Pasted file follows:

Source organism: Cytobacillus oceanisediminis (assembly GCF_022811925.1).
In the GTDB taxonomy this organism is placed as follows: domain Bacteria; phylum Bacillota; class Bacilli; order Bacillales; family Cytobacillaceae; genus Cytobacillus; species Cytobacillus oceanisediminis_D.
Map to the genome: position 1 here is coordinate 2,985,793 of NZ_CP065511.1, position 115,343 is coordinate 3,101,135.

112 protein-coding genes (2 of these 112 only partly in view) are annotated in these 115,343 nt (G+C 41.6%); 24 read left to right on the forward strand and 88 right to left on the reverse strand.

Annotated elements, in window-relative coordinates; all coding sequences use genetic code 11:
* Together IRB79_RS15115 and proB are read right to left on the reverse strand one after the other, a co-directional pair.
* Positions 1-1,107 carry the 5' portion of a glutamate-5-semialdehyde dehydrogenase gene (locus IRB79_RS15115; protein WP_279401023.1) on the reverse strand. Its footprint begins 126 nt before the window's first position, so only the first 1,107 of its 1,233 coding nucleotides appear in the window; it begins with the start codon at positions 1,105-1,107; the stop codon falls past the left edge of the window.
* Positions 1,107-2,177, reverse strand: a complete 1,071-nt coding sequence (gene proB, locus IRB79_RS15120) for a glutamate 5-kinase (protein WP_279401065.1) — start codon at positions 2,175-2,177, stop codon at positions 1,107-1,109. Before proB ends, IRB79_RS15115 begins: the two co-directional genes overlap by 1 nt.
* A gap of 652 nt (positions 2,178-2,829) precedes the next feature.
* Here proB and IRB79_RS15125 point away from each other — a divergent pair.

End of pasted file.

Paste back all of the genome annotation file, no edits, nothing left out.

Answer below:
Source organism: Cytobacillus oceanisediminis (assembly GCF_022811925.1).
In the GTDB taxonomy this organism is placed as follows: domain Bacteria; phylum Bacillota; class Bacilli; order Bacillales; family Cytobacillaceae; genus Cytobacillus; species Cytobacillus oceanisediminis_D.
Map to the genome: position 1 here is coordinate 2,985,793 of NZ_CP065511.1, position 115,343 is coordinate 3,101,135.

112 protein-coding genes (2 of these 112 only partly in view) are annotated in these 115,343 nt (G+C 41.6%); 24 read left to right on the forward strand and 88 right to left on the reverse strand.

Annotated elements, in window-relative coordinates; all coding sequences use genetic code 11:
* Together IRB79_RS15115 and proB are read right to left on the reverse strand one after the other, a co-directional pair.
* Positions 1-1,107 carry the 5' portion of a glutamate-5-semialdehyde dehydrogenase gene (locus IRB79_RS15115; protein WP_279401023.1) on the reverse strand. Its footprint begins 126 nt before the window's first position, so only the first 1,107 of its 1,233 coding nucleotides appear in the window; it begins with the start codon at positions 1,105-1,107; the stop codon falls past the left edge of the window.
* Positions 1,107-2,177, reverse strand: a complete 1,071-nt coding sequence (gene proB, locus IRB79_RS15120) for a glutamate 5-kinase (protein WP_279401065.1) — start codon at positions 2,175-2,177, stop codon at positions 1,107-1,109. Before proB ends, IRB79_RS15115 begins: the two co-directional genes overlap by 1 nt.
* A gap of 652 nt (positions 2,178-2,829) precedes the next feature.
* Here proB and IRB79_RS15125 point away from each other — a divergent pair.